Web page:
Driving from Benin, the Edo state capital, southern Nigeria, to Ekpoma, Auchi to Irrua, throws up the whole paradox of how affluence and poverty lie at the heart of human trafficking and how people would do anything for money and have good life.
“All these houses you see,” Asheka Meshak, my guide, points at newly constructed duplexes as we walk down a street with new houses springing up. “These belong to the boys in Europe who send money home to build and show off to their families and communities that they are ‘making it’ abroad. This makes many parents push their children to go to Europe also so they can live in comfort or for some, to get out of poverty.”
In contrast, Amedu Ibrahim was deported from Libya. He barely escaped with his life, he told Global Christian News. Most of his body is burnt. He lost an ear and he still has pains due to the third degree burn he suffered. He said he could not pay the trafficker who held him captive and they set his body on fire. Left for dead, he was later discovered by the Libyan authorities, given some treatment and deported.
“You see what others have done, I mean the money they send to their parents and your parents tell you,
‘others are struggling and going to Europe to help their families and do something with their lives and you are just at home doing nothing, better get there and make money,’ they tell you. This is both girls and boys. Parents encourage and raise money for their children to go to Europe,” he said.
These beliefs, that ‘once you get to Europe, ‘your own don betta’ (you have made it) has made the human trafficking trade a big lucrative business in Nigeria.
Global Christian News met with a local musician, who goes under the moniker of Joker Boy, who says he ‘preaches’ against human trafficking.
“Sex, prostitution and promiscuity is not necessarily what many parents or families frown upon. Let me tell you, here, parents encourage their daughters to do anything, even prostitution, to get them money. They sponsor their daughters to go to Europe for prostitution.”
Joker Boy added: “You know this old saying, ‘use what you have to get what you need? Girls use their bodies here.”
Accurate statistics are difficult to come by but an average of over 200 people are trafficked every week, both within and outside the country, according to some estimates. A Pusherman (human trafficker), who will not give his name, said, “My boss takes about four to seven people every week to Kano and then hands them over to the people taking them to Aghades every month.”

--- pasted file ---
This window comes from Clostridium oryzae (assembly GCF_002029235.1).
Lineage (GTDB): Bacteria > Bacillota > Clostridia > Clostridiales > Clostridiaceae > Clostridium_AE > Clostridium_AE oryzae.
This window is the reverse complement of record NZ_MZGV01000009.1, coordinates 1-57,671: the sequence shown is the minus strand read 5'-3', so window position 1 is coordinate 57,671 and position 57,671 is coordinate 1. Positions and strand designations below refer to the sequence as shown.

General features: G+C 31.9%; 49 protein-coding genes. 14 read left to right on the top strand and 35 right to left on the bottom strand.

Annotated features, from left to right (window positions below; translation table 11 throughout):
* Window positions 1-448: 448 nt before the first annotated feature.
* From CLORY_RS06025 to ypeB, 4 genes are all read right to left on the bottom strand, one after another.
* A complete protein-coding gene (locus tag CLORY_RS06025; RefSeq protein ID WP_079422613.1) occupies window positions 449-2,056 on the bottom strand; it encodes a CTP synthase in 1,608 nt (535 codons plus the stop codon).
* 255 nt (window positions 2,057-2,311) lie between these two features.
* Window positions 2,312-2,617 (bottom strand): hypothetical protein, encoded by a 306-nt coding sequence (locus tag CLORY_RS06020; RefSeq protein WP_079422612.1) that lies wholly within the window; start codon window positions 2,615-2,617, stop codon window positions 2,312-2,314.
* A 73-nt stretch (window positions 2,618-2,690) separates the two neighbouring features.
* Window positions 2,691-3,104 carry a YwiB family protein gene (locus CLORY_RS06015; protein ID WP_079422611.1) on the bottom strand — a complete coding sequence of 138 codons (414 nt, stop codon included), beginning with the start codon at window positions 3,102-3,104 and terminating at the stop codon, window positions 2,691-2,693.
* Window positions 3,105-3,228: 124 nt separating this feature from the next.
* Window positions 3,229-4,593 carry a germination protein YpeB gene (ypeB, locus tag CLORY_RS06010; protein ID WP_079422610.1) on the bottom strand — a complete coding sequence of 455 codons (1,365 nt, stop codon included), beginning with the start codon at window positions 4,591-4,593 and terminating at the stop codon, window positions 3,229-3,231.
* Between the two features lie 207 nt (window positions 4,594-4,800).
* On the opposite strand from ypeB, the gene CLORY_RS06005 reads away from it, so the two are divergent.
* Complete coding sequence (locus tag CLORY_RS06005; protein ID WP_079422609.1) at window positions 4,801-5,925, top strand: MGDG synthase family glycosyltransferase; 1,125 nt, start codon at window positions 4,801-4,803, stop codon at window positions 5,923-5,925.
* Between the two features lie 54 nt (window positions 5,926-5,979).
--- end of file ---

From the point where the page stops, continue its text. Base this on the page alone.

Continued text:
He said, “There are many traffickers in this town. It is a big business. This is from our place here only.”
According to a US Department of State report Nigerian trafficking victims have been identified in more than 29 countries.
“Officials report an increase in Nigerian women and girls subjected to sex trafficking within Nigeria and throughout Europe, including in Italy, Austria, and Russia; an international organization estimated 80 percent of all female Nigerian migrants in Italy are or will become sex trafficking victims. Nigerian sex traffickers operate in highly organized criminal webs throughout Europe,” the report says.
“It is on record that from Edo State alone, over 10,000 young people have been trafficked within the last one year with almost 3,000 of them losing their lives,” the Edo state Governor, Godwin Nogheghase Obaseki recently told the state lawmakers.
Nigeria is the biggest hub of human trafficking in Africa, and possibly the world, which feeds the slave market in Libya, according to a CNN report. A Global Christian News investigation has shown that some ‘churches’, in some parts of Edo State, Southern Nigeria, have played a part in the human trafficking with ‘men of God’ charging money for prayers for the vulnerable and desperate young men and women who are paying about £1000 to be taken out to Europe, particularly Italy, in the hope for a better life.
“You would expect that those in north-eastern Nigeria, where Boko Haram is devastating communities and Fulani Cattle herdsmen are sacking villages in a murderous campaign, is where many young men and women will be fleeing to Europe but it is from the south where there is relative affluence that people are going through harrowing experiences to ‘make it’ in Europe,” said the Rev Ejike Nathaniel, a pastor who had left the “desperate life to make quick money’ in an interview with Global Christian News.